Take flight Past ninety, Mom can’t walk very far or very often. Nonetheless, she capably captains her sitters---and me. Often I wonder how she knows when something goes missing or is out of place. Frequently, I’m asked to locate those items.
“What did you do with my bird’s nest?”
“Bird’s nest?” I repeated. Although I knew she was referring to the robin’s nest that had snuggled in one of her eye level hen and chickens’ pots mounted on the outside of one of her back porch’s supports, I had no idea what had come of it. That was months ago; we’d watched the baby robins grow and leave.
To satisfy her curiosity, I’d presented Mom with the nest. Intrigued by it, she seemed as interested as she might have been by the next chapter in a book.
Or the chapter after that when, on the following day, I’d given her chocolates from Matthew’s Chocolates in Hillsborough, NC. Only I, it seems, had thought the nest had folded into history.
But there was another reason her question about it had caught me off guard. Thanks to a website from Israel that I check regularly, I’d seen a Pierre Rehov documentary, disturbing yet profoundly insightful, about Jewish refugees who had fled Arab countries around the time of the founding of Israel in the late 1940’s. Since the documentary was dated 2004, many who Rehov interviewed were in their seventies or eighties. [ http://calevbenyefuneh.blogspot.com/2012/08/video-silent-exodus-jewish-nakbah.html?utm_source=feedburner&utm_medium=email&utm_campaign=Feed%3A+LoveOfTheLand+%28Love+of+the+Land%29]
What seemed remarkable was that storytellers from different countries told the same story. They were forced to flee with little or nothing. Some told about murderous pogroms they had witnessed. One gruesome account that had to do with a Jewish mother caught breastfeeding her baby seemed too painful to recount, yet impossible to forget.
Sadly, when I heard about escaping from Persia where Jews had been for thousands of years, I thought of my brother-in-law’s tales about his family and their flight.
From 800,000 to 1,000,000 Jews survived that forced immigration from Muslim Arab lands. Most settled in Israel where they were never treated as refugees. Artifacts from generations past were lost forever. That’s made obvious from the interviews, yet evidence of it is apparent in other places, especially The Jewish Museum in Manhattan. [The Jewish Museum New York | Art and Jewish Culture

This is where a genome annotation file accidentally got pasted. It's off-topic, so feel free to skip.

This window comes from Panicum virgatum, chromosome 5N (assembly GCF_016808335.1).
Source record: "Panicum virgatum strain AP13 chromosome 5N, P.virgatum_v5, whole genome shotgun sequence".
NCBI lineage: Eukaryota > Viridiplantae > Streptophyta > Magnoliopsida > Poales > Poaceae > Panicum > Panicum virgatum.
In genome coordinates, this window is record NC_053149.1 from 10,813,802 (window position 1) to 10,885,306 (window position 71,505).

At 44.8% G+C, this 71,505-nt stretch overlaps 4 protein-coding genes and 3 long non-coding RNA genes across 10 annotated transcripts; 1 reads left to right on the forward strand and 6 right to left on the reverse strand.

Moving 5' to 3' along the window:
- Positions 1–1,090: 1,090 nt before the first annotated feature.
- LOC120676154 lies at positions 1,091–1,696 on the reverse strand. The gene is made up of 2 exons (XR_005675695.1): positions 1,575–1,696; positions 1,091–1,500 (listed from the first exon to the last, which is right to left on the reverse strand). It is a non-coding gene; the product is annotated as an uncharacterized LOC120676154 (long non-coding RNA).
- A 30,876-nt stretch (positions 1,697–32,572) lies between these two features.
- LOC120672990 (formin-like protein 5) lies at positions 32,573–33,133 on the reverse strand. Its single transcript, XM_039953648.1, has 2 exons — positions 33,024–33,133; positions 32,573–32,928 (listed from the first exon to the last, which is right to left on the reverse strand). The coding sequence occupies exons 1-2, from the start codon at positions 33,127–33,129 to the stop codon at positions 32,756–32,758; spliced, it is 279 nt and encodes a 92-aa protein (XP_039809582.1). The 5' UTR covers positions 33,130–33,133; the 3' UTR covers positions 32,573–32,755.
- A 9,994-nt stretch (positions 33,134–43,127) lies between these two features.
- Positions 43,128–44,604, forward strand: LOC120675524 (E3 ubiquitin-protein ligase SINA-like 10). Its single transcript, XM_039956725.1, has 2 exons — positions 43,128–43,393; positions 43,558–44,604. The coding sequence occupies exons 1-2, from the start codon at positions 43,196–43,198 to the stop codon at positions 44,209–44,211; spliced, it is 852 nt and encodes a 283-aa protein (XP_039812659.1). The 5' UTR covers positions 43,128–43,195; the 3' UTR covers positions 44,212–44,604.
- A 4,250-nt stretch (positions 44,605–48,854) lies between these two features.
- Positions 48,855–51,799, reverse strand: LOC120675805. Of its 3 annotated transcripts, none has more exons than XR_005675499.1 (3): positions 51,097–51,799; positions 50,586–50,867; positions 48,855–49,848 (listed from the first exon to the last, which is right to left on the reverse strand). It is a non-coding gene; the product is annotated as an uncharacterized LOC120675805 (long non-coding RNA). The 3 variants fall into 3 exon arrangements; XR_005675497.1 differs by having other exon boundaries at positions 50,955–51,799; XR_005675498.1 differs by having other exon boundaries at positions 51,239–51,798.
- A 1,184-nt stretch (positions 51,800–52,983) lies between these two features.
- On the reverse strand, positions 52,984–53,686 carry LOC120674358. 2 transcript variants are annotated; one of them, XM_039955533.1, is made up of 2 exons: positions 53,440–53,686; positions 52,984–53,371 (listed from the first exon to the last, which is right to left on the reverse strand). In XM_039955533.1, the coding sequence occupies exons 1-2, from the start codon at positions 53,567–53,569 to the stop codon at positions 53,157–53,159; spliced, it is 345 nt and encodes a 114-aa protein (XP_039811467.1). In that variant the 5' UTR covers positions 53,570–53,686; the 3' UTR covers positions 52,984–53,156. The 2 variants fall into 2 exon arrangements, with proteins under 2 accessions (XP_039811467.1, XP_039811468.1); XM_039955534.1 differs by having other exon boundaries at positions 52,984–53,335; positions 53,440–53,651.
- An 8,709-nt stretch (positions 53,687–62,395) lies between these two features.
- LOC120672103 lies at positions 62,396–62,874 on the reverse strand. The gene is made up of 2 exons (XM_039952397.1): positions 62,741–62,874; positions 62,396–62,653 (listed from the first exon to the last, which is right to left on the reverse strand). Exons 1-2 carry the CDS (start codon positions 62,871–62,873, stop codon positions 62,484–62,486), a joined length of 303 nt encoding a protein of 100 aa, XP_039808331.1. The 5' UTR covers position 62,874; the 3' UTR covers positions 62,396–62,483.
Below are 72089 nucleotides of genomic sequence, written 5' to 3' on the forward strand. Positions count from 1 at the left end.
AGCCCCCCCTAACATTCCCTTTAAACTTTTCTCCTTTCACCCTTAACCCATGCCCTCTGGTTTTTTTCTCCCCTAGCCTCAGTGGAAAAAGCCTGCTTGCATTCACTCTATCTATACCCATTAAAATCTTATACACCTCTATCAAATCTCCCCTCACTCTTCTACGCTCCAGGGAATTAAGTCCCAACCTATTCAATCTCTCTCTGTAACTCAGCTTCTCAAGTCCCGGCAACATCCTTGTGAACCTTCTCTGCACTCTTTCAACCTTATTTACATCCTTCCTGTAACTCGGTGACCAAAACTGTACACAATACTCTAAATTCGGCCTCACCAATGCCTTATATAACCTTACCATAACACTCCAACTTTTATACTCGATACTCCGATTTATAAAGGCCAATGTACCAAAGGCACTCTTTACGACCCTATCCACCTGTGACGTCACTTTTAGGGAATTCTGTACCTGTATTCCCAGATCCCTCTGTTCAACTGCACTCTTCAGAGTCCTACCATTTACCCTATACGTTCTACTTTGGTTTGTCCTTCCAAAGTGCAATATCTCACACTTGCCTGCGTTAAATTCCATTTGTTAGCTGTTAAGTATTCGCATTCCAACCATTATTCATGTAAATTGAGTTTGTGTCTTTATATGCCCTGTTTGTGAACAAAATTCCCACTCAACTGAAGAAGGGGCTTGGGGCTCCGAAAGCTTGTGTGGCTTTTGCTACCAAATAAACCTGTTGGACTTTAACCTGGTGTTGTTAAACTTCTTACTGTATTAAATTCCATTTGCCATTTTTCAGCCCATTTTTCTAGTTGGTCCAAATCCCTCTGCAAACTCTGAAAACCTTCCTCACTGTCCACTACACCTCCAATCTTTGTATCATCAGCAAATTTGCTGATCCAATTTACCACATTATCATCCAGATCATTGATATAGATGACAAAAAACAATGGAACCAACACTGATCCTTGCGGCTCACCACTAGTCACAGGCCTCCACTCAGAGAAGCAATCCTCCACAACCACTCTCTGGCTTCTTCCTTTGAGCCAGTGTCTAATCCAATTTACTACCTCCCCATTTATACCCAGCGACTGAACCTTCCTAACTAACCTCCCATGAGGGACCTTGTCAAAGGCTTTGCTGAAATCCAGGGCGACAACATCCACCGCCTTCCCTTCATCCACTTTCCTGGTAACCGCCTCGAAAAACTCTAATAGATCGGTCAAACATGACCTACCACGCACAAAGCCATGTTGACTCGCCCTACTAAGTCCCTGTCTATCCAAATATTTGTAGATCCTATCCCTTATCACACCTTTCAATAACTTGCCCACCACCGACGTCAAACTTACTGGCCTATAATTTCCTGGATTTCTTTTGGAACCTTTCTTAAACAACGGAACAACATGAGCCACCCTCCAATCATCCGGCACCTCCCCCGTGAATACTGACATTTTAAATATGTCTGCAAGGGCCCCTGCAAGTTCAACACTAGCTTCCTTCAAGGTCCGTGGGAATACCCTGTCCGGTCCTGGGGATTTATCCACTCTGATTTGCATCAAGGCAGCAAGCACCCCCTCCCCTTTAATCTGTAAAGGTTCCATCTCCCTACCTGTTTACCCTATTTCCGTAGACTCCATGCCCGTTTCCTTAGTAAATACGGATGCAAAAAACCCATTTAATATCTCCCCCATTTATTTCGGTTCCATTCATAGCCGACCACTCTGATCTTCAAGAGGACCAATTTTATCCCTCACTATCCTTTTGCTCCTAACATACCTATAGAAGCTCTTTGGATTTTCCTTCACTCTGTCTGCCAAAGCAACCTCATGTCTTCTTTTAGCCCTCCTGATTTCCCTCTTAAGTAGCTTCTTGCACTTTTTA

The Jewish Museum of New York offers acclaimed art exhibitions that explore art and culture from ancient to modern times. The Museum is located on New York's famed ...
On its website, when I noticed that it listed “2600 objects 4000 years”, I recalled my recent visit there. What impressed me was that there seemed precious few ‘objects’. As numbers went, I had seen many more articles on exhibit at the Holocaust Museum in D.C.
Of course, they were different kinds of collectibles. Too many brought tears; their value was measured in halting breaths that it took to walk past them. They were hardly the clutter the Nazis thought of as discards.
I tremble as I write this; it causes me to consider the numerous Imams who continue to see it as their Ramadan ending duty to preach the annihilation of all remaining Jews. But, as I would tell my mother, I don’t tremble with fear; it is outrage I feel.
As I step back into her mostly interior world, I consider her request for her bird’s nest. She’s seen a picture in a Southern Living magazine of a floral arrangement that made use of one. Motioning to me with her bent and arthritic fingers, she tells me she wants to make one too.
“I’ll get a nest for you.”
She seems surprised. “Where?” she asks.
But I don’t answer. Instead, I hurry outside to a dogwood I’d pruned a month ago. Long before that, another robin family had left their nest. Using my Dad’s rickety wooden ladder, I was able to retrieve it.
“Here, Mom,” I said, presenting it to her as if it were a relic I was thrilled to preserve.
B. Koplen 8/20/12
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